Although there is talk about world dairy price collapse, the HTS 04 imports only dropped 8.80%, year-to-date through October 2009 compared with YTD 2008.

To put that in perspective, the “All Milk” price at U.S. dairy farms dropped 35%.

In essence, this is about imbalance of power.

Friday, December 11, 2009


USDA publishes the "World Agricultural Supply and Demand Estimates" (WASDE) regularly. The one released yesterday, December 10, 2009 states for dairy:

The milk production forecasts are raised for 2009 and 2010. Dairy cow liquidation has been slower than expected, and improving milk prices in 2010 are expected to diminish the rate of decline in cow numbers. Dairy exports for 2009 are raised slightly, reflecting third-quarter strength in cheese and nonfat dry milk demand. Import forecasts are lowered for 2009. Fatbasis ending stocks are forecast higher for 2010. Although milk production is forecast higher than last month, improving demand is expected to support prices for most products. Prices for cheese, nonfat dry milk, and whey are forecast higher, but butter prices are forecast slightly lower. The Class III price forecast for 2009 is raised from last month and both Class III and Class IV prices are forecast higher for 2010. The all milk price is forecast at $12.70 to $12.80 per cwt for 2009 and $16.35 to $17.15 for 2010.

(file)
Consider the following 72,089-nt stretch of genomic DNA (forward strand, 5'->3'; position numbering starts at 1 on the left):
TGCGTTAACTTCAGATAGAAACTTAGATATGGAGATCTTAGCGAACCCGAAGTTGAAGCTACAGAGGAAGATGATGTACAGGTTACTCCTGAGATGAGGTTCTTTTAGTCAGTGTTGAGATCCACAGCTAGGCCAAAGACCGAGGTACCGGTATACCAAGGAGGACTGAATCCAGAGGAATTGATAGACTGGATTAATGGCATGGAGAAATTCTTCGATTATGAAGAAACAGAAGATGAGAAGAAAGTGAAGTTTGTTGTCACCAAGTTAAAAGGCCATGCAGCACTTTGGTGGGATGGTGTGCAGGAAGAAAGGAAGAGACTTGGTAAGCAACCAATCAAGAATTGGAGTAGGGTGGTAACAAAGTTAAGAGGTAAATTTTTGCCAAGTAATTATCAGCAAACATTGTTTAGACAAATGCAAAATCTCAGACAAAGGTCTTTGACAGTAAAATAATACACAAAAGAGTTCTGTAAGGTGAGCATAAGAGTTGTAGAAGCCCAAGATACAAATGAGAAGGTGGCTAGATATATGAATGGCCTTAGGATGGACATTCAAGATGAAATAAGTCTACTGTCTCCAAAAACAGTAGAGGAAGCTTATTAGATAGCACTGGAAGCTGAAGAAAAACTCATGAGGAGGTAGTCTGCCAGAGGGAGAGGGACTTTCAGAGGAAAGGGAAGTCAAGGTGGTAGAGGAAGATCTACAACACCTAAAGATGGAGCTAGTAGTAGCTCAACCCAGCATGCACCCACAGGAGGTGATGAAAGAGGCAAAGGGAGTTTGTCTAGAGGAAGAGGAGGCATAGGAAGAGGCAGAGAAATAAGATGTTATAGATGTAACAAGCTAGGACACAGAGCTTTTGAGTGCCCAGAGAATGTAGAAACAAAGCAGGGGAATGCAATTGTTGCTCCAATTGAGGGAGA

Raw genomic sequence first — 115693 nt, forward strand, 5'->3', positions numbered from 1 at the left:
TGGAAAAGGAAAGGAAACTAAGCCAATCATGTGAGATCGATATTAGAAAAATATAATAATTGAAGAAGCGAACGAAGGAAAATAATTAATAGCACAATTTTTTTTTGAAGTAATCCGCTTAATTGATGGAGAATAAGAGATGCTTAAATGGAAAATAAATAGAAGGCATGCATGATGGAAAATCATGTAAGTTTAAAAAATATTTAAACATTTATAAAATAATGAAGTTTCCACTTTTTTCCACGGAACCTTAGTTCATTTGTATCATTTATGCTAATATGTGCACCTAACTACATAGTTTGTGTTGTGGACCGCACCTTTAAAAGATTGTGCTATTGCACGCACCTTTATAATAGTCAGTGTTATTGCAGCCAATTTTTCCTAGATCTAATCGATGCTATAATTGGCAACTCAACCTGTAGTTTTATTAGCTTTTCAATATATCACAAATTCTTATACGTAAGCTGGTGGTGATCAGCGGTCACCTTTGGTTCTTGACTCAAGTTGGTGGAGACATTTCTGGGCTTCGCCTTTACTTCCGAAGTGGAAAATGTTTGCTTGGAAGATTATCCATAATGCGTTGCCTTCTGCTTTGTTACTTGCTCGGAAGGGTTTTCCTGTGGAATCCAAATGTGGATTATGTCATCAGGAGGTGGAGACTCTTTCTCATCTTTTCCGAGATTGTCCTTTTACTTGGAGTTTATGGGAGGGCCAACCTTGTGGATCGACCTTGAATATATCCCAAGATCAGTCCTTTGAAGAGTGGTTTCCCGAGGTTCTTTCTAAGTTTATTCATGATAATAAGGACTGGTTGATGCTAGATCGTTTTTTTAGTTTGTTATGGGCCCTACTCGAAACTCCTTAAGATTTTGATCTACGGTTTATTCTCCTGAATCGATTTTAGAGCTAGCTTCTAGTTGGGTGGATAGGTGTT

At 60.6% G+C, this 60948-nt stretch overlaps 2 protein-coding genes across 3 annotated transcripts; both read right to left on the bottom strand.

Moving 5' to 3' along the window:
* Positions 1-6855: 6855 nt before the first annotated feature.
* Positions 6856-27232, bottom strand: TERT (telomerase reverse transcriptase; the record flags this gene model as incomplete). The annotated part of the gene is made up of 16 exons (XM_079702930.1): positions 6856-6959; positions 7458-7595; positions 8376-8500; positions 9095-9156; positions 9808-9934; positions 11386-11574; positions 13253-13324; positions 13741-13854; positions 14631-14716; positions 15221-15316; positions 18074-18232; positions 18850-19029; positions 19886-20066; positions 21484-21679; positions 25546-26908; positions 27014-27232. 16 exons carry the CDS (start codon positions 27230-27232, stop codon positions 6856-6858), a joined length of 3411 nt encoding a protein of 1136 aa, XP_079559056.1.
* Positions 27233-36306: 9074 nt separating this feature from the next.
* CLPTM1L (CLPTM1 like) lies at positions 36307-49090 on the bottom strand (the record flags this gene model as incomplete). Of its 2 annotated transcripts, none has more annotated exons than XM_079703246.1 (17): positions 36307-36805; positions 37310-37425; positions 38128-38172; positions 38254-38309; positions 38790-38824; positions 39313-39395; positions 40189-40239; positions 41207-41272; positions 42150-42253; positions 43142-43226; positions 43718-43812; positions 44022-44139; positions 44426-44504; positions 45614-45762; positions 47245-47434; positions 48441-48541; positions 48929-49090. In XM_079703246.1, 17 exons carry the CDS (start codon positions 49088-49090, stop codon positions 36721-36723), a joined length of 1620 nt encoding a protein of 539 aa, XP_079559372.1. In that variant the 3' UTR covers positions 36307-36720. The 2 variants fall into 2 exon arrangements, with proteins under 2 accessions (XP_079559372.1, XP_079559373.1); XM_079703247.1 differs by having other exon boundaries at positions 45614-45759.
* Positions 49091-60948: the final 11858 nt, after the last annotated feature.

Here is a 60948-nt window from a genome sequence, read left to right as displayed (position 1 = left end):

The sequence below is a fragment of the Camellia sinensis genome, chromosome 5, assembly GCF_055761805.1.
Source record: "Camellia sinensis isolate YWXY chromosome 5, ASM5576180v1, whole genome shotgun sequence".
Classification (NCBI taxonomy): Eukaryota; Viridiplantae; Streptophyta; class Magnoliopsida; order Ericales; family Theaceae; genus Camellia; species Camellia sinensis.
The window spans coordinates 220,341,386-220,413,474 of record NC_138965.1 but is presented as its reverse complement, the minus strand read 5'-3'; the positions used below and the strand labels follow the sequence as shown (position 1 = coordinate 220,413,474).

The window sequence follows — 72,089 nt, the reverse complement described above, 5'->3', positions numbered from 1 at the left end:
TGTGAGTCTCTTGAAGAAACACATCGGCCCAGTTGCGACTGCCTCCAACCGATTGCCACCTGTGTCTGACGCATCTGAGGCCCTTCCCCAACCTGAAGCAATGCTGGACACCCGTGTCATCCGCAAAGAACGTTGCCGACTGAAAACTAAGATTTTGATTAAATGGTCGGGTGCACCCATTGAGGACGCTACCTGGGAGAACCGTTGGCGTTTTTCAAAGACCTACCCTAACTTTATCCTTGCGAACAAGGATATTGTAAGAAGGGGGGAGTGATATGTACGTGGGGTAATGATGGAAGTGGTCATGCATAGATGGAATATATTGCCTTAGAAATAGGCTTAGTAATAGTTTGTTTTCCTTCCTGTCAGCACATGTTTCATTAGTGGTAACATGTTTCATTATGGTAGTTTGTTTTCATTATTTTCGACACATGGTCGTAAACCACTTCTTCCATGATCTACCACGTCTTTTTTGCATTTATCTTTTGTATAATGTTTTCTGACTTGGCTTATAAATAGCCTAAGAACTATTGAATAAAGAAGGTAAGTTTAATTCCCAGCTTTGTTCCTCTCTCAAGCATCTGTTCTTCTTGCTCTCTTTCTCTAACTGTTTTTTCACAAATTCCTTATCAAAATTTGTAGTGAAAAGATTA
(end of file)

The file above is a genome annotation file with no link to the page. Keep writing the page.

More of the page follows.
A year ago WASDE said:

The 2008 all milk price forecast is unchanged this month, averaging $18.30 to $18.40 per cwt, but the 2009 forecast is lowered to $14.95 to $15.75 per cwt.

Thursday, December 10, 2009

Trade Data

(click on image to enlarge)

Trade data was released today and for the most part there is little to get excited about. The U.S. actually exported 19% more NFDM/SMP than in October 2008. October exports were the highest of the year for all dairy products.